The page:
[Slide: "Owens Data Analytics Nodes"] And then Owens also has data analytics nodes – so these are large memory nodes – there are 16 total available on Owens, and each of those nodes has 48 cores per node, just so you have a much greater parallelism per node. And then the memory available on each node is 1.5 TB. So these are made specifically for jobs that require more memory than is available on our standard compute nodes.

        [Slide: "Owens GPU Nodes"] And Owens also has GPU nodes, so I mentioned the graphical processing units, so there's 160 standard compute nodes that also have a GPU available. And so that is the same 28 cores per node, 128 GB of memory, and then you also have access to a GPU on each node.

        [Slide: "Owens Cluster Specifications"] And here's all that information put together, and you can find this schematic and the technical details of the Owen's hardware on our website, I put the link here, but you can just go under "Services" > "Cluster Computing", and then when you click "Owens", and you can see all these details. And I mentioned I will put these slides up on our event page so you can access them and get all these links that are in here.

        [Slide: "Pitzer Cluster Specifications"] And so our other cluster is Pitzer, and so Pitzer is a newer cluster and it's also just had an expansion. So this this first view of Pitzer is the original Pitzer just so it's a little less difficult to see. So Pitzer similarly has standard compute nodes. There are 224 standard nodes that have a total of 40 cores per node and each node has 192 GB of memory. There's also GPU nodes on on the original Pitzer and those are slightly different different GPU's, but for similar purpose. So those are standard compute nodes, again, with the GPU available. And then for huge memory nodes – and these are set up differently – there's 80 cores per node and there's 3 TB of memory. So we found that people using Owen's actually needed more memory on the large memory node. So we expanded to these nodes. Now, Pitzer is had a very recent expansion. So now you can see it's it's sort of like two clusters in one. So we have our original setup with the compute nodes, GPU nodes, and huge memory nodes. And now we've added another set of compute nodes, large memory nodes, and GPU nodes. And so these would be newer, newer hardware, slightly different set up. You can see on the – so the expansion's on the bottom side – that we have 340 standard nodes, and each of those nodes has 48 cores per node and with the GPU nodes are the same standard node plus now two GPUs per node. And so there's other other features on the on the new Pitzer cluster. So we have a lot of new software, I mean new hardware, available with the with the Pitzer expansion.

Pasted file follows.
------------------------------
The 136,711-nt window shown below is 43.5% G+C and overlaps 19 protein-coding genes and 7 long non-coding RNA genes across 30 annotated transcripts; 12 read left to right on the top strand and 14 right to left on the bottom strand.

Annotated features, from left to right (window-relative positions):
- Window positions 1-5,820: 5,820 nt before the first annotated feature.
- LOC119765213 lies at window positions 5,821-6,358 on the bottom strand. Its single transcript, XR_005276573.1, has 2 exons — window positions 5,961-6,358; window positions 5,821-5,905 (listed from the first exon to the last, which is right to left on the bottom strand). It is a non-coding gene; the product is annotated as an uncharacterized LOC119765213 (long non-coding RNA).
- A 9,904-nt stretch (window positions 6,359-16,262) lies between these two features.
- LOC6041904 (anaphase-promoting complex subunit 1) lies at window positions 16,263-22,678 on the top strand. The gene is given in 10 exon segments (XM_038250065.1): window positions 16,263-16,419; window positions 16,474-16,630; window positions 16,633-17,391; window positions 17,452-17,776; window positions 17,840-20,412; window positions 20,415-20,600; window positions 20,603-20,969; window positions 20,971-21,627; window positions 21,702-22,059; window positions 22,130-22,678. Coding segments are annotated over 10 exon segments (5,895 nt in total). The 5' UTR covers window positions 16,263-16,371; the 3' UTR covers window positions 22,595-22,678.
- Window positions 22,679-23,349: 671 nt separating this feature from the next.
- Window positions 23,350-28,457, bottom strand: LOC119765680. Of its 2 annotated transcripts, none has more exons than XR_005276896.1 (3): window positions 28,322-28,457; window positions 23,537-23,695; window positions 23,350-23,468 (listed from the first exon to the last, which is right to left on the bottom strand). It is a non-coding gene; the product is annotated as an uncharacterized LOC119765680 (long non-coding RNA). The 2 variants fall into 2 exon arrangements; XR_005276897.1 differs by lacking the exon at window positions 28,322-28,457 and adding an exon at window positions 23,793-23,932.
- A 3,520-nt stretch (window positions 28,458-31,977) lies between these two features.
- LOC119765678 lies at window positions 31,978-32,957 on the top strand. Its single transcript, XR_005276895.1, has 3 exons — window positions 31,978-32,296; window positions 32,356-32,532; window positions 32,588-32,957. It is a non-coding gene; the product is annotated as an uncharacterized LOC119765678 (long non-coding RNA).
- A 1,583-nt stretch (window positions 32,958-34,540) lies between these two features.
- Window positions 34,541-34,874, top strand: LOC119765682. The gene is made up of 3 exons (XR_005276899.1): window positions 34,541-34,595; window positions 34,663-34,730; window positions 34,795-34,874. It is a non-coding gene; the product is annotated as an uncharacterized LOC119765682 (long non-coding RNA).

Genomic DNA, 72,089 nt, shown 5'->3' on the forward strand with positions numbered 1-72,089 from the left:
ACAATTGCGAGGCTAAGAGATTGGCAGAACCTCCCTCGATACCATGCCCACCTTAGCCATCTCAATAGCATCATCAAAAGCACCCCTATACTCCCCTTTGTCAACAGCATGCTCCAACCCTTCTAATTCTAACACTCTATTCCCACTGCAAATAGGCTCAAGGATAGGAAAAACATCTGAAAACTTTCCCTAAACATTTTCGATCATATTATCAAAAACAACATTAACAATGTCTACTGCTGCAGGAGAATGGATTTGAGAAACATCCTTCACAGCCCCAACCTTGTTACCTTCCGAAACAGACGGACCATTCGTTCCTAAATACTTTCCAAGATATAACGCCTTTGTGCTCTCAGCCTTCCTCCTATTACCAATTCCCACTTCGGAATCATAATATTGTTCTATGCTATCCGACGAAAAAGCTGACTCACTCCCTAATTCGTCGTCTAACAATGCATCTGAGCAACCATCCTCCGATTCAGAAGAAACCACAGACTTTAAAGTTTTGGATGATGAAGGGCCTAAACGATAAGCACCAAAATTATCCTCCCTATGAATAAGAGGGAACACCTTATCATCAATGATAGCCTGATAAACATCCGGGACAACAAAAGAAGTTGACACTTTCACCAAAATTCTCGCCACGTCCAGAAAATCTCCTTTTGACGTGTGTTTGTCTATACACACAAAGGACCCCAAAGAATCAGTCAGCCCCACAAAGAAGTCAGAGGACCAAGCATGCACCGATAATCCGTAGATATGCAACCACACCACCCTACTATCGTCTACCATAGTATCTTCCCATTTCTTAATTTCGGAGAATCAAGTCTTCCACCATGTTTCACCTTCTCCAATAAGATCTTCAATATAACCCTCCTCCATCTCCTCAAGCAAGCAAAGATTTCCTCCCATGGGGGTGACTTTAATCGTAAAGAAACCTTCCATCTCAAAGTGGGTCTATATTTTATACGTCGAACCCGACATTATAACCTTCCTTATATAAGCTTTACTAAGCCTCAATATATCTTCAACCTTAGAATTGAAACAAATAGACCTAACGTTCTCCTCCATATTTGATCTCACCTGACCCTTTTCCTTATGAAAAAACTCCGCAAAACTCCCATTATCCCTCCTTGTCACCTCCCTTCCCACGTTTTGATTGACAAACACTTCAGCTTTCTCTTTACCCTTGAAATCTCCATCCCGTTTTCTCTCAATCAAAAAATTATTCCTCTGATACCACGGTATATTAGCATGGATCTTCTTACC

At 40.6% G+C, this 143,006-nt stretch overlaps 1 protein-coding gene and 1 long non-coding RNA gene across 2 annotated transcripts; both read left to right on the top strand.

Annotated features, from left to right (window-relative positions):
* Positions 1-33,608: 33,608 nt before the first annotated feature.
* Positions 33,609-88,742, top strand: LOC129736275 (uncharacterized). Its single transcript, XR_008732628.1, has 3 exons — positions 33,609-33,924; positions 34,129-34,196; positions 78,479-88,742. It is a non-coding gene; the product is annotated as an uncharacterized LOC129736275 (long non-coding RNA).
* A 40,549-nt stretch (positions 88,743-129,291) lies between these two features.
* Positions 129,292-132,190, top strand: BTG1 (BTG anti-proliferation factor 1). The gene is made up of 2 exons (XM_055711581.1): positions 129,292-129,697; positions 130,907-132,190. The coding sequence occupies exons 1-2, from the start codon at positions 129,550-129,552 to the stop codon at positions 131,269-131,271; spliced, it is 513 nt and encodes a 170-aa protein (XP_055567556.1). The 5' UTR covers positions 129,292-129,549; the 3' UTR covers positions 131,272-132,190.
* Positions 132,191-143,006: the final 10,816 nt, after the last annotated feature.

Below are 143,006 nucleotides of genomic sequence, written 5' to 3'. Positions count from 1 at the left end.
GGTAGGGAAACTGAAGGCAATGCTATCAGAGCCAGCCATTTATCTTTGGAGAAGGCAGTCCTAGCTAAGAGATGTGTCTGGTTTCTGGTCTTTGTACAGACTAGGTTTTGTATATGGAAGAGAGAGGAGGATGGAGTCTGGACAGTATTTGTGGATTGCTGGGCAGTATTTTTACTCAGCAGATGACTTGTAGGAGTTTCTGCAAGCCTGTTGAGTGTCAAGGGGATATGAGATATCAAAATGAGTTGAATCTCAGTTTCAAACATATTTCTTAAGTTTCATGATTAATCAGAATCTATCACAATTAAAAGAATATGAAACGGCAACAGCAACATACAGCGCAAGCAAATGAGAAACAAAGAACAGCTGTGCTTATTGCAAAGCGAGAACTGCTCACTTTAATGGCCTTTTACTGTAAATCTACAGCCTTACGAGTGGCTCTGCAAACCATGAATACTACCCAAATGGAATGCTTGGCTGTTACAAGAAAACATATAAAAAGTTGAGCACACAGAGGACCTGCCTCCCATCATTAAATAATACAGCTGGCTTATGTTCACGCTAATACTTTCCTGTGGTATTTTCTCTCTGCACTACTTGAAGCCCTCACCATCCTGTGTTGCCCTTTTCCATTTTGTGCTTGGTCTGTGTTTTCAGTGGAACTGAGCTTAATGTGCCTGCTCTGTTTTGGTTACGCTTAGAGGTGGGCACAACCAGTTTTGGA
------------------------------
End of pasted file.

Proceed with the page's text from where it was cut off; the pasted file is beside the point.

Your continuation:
[Slide: "Login Nodes"] And just to remind you, as I mentioned, when you log into the system you're working on the login nodes – you're not accessing the compute nodes directly there – and so on the login nodes, you have to be aware of not interrupting anybody else's work. So the loggin nodes are mainly for file editing, and managing your files, and setting up your your files and your jobs to submit to the batch system so that you can access the compute nodes. There are hard limits of activity on the login nodes: 20 minutes of CPU time. So if you start a process of any kind, like compiling a small file or something, if it runs for 20 minutes, the system will stop it. And you only have access to 1 GB of memory. So you really can't do large computing there. And if you do try and do that, it'll slow down other people's ability to access the system and, you know, the system will cut you off. So just trying to avoid doing any serious computing on the login nodes – it's really just for setting up.